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Bison Disease Battled by Scientists

By Marcia Wood
June 28, 2002

A leading disease of American bison is the target of Agricultural Research Service veterinary scientists and their university colleagues. Malignant catarrhal fever, or MCF, is caused by a group of viruses. Harmless to humans, MCF can be fatal to bison and cattle.

In the United States, domestic sheep are the predominate carriers of the virus. However, they apparently are not susceptible to the disease. That’s according to Hong Li, a veterinary microbiologist with the ARS Animal Disease Research Unit at Pullman, Wash.

Li and co-investigator Tim B. Crawford of Washington State University, Pullman, have developed tests that are helping researchers and veterinarians detect and correctly identify the disease. Their research may lead to new prevention techniques. Currently, there is no treatment, cure or vaccine for MCF.

One test is known as a CI-ELISA, short for competitive inhibition enzyme-linked immunosorbent assay. It determines whether any of the animals in a herd are carrying one of the MCF viruses, even if they’re not showing any of the usual signs.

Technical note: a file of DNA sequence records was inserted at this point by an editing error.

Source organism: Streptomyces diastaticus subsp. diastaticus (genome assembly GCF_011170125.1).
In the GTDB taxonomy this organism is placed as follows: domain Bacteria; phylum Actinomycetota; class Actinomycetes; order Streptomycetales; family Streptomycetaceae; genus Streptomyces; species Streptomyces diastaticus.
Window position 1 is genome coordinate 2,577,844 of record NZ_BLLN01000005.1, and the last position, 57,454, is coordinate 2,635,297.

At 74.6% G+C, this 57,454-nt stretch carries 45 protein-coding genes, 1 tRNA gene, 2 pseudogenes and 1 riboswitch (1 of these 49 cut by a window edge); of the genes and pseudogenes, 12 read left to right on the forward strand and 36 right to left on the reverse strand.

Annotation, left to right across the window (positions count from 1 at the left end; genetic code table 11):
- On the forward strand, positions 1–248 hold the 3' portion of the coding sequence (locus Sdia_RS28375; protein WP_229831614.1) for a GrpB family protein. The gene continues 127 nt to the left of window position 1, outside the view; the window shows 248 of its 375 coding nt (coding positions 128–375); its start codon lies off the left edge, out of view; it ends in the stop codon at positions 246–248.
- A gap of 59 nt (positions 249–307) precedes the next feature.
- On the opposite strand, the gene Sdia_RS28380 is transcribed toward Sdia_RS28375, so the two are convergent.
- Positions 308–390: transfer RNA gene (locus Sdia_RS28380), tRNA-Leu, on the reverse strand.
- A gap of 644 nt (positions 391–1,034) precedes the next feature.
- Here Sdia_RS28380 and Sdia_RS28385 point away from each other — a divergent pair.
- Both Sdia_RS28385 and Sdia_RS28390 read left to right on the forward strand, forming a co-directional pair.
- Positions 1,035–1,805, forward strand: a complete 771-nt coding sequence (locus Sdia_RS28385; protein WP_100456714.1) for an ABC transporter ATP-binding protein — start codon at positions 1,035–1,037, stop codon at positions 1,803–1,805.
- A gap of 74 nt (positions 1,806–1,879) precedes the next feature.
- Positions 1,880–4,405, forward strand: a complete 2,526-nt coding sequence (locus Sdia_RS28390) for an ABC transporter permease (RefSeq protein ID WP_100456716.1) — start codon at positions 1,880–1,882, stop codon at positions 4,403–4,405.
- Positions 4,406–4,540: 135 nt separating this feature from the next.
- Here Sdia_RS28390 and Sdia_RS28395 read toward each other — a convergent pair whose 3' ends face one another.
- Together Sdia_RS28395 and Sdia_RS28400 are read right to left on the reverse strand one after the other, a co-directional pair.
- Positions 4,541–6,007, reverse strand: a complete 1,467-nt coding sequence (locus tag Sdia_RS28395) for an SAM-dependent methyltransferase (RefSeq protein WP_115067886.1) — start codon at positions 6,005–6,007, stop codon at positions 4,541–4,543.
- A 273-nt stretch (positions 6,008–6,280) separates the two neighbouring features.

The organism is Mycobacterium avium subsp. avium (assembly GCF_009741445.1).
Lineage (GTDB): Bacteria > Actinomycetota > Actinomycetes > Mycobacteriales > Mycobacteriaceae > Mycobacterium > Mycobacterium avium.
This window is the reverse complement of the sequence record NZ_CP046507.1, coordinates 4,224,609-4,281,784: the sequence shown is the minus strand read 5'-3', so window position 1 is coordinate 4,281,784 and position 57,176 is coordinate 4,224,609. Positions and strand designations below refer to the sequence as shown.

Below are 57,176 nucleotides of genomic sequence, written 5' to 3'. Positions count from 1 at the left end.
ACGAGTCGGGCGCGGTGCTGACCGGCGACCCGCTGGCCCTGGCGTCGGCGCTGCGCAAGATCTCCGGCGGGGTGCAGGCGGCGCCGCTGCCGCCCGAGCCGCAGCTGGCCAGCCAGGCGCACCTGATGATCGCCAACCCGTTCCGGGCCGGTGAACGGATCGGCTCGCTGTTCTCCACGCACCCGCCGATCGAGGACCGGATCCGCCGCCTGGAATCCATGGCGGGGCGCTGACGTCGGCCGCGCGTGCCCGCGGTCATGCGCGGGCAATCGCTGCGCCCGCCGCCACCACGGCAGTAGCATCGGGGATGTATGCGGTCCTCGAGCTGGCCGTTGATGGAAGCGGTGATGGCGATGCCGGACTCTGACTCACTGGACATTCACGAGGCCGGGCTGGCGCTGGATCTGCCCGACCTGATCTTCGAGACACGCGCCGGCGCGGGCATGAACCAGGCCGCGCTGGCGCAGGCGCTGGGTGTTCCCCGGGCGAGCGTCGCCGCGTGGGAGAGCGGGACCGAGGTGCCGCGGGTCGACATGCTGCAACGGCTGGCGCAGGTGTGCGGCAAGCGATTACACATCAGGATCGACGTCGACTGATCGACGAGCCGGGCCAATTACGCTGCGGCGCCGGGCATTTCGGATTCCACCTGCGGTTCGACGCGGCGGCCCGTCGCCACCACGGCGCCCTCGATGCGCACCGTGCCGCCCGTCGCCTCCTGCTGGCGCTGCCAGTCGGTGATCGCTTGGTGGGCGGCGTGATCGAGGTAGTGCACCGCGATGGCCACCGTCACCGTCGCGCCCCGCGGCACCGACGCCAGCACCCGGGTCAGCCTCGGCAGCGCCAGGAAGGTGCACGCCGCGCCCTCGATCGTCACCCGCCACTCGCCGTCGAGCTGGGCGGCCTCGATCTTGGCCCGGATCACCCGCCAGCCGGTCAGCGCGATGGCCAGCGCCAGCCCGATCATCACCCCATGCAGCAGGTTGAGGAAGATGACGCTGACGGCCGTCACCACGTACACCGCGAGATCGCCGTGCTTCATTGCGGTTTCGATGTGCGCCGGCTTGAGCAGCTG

The CI-ELISA can’t distinguish among the different kinds of MCF viruses. Their other tests, called polymerase chain reaction or PCR assays, can do that. PCR assays also are important for discovering new kinds of MCF viruses in livestock and wildlife. For example, Li used PCR technology to successfully identify a new MCF virus in white-tailed deer.

Li received a top regional award from ARS in 2000 for his pioneering research. In addition, he has served as special expert for the United Nations in establishing diagnostic assays for MCF in West Africa.

An article in the June 2002 issue of the agency’s national magazine, Agricultural Research, tells more.

ARS is the U.S. Department of Agriculture’s chief scientific research agency.

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